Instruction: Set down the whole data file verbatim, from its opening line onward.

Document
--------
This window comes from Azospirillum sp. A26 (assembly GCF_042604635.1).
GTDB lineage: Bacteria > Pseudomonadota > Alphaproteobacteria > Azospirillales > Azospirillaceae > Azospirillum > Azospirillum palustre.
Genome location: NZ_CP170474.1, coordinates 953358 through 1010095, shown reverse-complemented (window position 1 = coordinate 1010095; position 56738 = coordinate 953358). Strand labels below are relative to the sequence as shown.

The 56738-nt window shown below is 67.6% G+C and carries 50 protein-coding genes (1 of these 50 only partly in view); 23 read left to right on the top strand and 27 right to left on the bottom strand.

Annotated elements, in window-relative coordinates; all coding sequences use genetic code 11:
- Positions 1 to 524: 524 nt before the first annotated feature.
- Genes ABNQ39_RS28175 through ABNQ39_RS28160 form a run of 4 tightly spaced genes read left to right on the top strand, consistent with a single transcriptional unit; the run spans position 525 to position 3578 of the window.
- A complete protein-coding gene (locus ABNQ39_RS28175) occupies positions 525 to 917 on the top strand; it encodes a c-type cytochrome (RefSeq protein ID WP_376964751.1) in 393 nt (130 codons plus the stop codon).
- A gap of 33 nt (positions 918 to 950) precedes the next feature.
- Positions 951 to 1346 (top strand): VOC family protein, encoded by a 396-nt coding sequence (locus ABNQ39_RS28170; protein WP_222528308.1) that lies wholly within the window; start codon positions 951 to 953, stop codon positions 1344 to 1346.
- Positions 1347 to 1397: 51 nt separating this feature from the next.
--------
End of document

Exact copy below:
This window comes from Azospirillum sp. A26 (assembly GCF_042604635.1).
GTDB lineage: Bacteria > Pseudomonadota > Alphaproteobacteria > Azospirillales > Azospirillaceae > Azospirillum > Azospirillum palustre.
Genome location: NZ_CP170474.1, coordinates 953358 through 1010095, shown reverse-complemented (window position 1 = coordinate 1010095; position 56738 = coordinate 953358). Strand labels below are relative to the sequence as shown.

The 56738-nt window shown below is 67.6% G+C and carries 50 protein-coding genes (1 of these 50 only partly in view); 23 read left to right on the top strand and 27 right to left on the bottom strand.

Annotated elements, in window-relative coordinates; all coding sequences use genetic code 11:
- Positions 1 to 524: 524 nt before the first annotated feature.
- Genes ABNQ39_RS28175 through ABNQ39_RS28160 form a run of 4 tightly spaced genes read left to right on the top strand, consistent with a single transcriptional unit; the run spans position 525 to position 3578 of the window.
- A complete protein-coding gene (locus ABNQ39_RS28175) occupies positions 525 to 917 on the top strand; it encodes a c-type cytochrome (RefSeq protein ID WP_376964751.1) in 393 nt (130 codons plus the stop codon).
- A gap of 33 nt (positions 918 to 950) precedes the next feature.
- Positions 951 to 1346 (top strand): VOC family protein, encoded by a 396-nt coding sequence (locus ABNQ39_RS28170; protein WP_222528308.1) that lies wholly within the window; start codon positions 951 to 953, stop codon positions 1344 to 1346.
- Positions 1347 to 1397: 51 nt separating this feature from the next.